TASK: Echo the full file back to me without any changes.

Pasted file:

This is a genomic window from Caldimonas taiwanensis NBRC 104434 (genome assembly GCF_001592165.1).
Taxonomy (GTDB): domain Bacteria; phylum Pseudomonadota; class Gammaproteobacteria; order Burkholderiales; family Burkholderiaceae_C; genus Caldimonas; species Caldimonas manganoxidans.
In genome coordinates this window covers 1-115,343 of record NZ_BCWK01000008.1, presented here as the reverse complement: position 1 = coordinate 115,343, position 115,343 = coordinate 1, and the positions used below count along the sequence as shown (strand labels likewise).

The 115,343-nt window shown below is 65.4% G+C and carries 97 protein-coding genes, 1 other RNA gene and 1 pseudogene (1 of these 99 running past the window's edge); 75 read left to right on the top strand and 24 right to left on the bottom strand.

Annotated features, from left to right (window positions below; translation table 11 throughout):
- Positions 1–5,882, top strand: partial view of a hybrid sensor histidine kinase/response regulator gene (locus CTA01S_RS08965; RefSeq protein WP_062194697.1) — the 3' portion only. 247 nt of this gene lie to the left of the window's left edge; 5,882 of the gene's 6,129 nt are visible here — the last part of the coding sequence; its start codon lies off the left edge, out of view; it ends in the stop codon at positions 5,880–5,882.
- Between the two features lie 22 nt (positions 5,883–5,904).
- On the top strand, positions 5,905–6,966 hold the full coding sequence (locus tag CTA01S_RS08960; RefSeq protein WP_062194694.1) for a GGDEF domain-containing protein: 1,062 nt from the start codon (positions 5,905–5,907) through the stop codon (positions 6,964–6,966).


This is a genomic window from Caldimonas taiwanensis NBRC 104434 (genome assembly GCF_001592165.1).
Taxonomy (GTDB): domain Bacteria; phylum Pseudomonadota; class Gammaproteobacteria; order Burkholderiales; family Burkholderiaceae_C; genus Caldimonas; species Caldimonas manganoxidans.
In genome coordinates this window covers 1-115,343 of record NZ_BCWK01000008.1, presented here as the reverse complement: position 1 = coordinate 115,343, position 115,343 = coordinate 1, and the positions used below count along the sequence as shown (strand labels likewise).

The 115,343-nt window shown below is 65.4% G+C and carries 97 protein-coding genes, 1 other RNA gene and 1 pseudogene (1 of these 99 running past the window's edge); 75 read left to right on the top strand and 24 right to left on the bottom strand.

Annotated features, from left to right (window positions below; translation table 11 throughout):
- Positions 1–5,882, top strand: partial view of a hybrid sensor histidine kinase/response regulator gene (locus CTA01S_RS08965; RefSeq protein WP_062194697.1) — the 3' portion only. 247 nt of this gene lie to the left of the window's left edge; 5,882 of the gene's 6,129 nt are visible here — the last part of the coding sequence; its start codon lies off the left edge, out of view; it ends in the stop codon at positions 5,880–5,882.
- Between the two features lie 22 nt (positions 5,883–5,904).
- On the top strand, positions 5,905–6,966 hold the full coding sequence (locus tag CTA01S_RS08960; RefSeq protein WP_062194694.1) for a GGDEF domain-containing protein: 1,062 nt from the start codon (positions 5,905–5,907) through the stop codon (positions 6,964–6,966).